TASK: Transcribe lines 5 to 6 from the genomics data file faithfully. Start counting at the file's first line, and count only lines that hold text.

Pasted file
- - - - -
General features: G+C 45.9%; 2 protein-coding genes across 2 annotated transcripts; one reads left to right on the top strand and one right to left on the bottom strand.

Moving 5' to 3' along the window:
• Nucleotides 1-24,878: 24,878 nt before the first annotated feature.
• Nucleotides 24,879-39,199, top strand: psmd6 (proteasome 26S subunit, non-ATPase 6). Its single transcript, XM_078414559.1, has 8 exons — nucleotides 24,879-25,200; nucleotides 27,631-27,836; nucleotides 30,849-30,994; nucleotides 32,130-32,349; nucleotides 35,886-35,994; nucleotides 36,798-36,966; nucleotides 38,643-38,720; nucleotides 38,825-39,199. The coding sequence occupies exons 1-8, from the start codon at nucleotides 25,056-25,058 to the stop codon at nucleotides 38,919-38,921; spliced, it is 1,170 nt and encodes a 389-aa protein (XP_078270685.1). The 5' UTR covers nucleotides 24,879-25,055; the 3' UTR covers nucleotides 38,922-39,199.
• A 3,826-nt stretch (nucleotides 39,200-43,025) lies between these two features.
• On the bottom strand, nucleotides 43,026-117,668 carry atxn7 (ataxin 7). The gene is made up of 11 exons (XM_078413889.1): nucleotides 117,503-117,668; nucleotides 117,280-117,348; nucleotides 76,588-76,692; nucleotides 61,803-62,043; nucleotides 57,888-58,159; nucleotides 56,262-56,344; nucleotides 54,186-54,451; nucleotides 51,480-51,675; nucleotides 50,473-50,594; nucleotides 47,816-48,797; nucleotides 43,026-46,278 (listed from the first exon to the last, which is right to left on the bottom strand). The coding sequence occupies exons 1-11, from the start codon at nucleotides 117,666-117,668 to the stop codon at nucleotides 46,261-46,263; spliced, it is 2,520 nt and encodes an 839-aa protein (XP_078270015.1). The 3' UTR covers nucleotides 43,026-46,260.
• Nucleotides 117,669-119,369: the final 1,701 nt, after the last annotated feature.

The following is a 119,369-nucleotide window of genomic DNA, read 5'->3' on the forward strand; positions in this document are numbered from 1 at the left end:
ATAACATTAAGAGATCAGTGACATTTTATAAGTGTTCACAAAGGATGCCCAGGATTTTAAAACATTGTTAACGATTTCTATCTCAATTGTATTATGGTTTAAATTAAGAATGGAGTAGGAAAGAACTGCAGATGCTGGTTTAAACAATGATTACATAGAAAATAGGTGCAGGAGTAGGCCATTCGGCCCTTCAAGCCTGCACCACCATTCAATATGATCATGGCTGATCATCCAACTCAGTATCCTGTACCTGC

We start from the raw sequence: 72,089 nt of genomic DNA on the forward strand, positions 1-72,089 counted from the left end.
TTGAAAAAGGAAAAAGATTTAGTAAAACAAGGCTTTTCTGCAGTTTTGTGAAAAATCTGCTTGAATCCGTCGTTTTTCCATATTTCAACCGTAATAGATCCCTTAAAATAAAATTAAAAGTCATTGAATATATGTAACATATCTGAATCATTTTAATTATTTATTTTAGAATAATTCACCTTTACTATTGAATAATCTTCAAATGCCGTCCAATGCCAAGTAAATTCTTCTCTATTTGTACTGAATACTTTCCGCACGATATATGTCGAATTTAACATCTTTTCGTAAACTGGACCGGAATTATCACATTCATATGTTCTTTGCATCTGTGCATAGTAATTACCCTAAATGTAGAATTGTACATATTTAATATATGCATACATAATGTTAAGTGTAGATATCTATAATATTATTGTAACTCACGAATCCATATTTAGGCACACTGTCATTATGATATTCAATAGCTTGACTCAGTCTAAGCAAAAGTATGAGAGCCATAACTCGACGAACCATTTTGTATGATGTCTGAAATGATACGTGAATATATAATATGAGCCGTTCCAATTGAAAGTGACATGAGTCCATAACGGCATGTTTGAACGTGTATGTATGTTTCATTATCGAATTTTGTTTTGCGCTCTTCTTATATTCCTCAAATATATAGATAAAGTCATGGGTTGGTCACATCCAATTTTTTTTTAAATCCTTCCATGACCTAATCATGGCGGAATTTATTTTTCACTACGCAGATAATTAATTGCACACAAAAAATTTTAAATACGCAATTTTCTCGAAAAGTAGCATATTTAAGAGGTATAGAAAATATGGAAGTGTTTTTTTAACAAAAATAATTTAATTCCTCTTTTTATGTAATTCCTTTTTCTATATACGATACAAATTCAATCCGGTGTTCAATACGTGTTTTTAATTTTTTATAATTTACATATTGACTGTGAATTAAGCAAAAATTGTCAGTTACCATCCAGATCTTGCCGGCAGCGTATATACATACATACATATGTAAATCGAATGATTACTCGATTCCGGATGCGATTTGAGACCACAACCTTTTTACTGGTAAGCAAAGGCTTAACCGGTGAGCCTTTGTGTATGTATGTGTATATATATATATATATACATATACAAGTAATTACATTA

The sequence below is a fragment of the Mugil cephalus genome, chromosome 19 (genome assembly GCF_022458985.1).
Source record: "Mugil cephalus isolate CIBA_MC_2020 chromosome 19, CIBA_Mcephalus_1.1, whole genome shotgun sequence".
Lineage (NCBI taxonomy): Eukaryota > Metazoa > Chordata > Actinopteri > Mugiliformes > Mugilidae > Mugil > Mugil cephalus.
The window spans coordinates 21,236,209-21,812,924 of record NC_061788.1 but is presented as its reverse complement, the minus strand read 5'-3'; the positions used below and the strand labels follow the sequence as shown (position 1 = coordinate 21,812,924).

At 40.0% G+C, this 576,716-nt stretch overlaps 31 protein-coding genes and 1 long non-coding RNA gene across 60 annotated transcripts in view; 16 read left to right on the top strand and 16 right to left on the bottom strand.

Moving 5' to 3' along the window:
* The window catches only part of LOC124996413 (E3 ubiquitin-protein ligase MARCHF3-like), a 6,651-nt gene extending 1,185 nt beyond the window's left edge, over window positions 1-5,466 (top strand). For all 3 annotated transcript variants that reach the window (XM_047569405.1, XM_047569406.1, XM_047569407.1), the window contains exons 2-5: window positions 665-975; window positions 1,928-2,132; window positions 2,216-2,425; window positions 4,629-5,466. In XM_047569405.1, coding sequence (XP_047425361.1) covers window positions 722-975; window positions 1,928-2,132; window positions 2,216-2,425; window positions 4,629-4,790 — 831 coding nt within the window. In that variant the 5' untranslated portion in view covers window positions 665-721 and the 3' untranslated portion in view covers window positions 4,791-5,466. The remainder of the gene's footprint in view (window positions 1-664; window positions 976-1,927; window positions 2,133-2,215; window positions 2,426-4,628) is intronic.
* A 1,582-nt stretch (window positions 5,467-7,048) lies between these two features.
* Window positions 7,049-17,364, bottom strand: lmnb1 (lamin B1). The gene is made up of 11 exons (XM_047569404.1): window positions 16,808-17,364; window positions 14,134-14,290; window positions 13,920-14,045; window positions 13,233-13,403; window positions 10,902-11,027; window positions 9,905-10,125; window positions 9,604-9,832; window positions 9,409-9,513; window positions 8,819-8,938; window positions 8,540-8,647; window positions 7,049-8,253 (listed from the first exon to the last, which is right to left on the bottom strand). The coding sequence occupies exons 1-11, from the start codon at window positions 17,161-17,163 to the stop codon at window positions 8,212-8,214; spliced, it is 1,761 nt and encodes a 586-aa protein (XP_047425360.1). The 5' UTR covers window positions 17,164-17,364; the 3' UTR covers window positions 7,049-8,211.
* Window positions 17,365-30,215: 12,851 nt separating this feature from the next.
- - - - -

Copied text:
• A 3,826-nt stretch (nucleotides 39,200-43,025) lies between these two features.
• On the bottom strand, nucleotides 43,026-117,668 carry atxn7 (ataxin 7). The gene is made up of 11 exons (XM_078413889.1): nucleotides 117,503-117,668; nucleotides 117,280-117,348; nucleotides 76,588-76,692; nucleotides 61,803-62,043; nucleotides 57,888-58,159; nucleotides 56,262-56,344; nucleotides 54,186-54,451; nucleotides 51,480-51,675; nucleotides 50,473-50,594; nucleotides 47,816-48,797; nucleotides 43,026-46,278 (listed from the first exon to the last, which is right to left on the bottom strand). The coding sequence occupies exons 1-11, from the start codon at nucleotides 117,666-117,668 to the stop codon at nucleotides 46,261-46,263; spliced, it is 2,520 nt and encodes an 839-aa protein (XP_078270015.1). The 3' UTR covers nucleotides 43,026-46,260.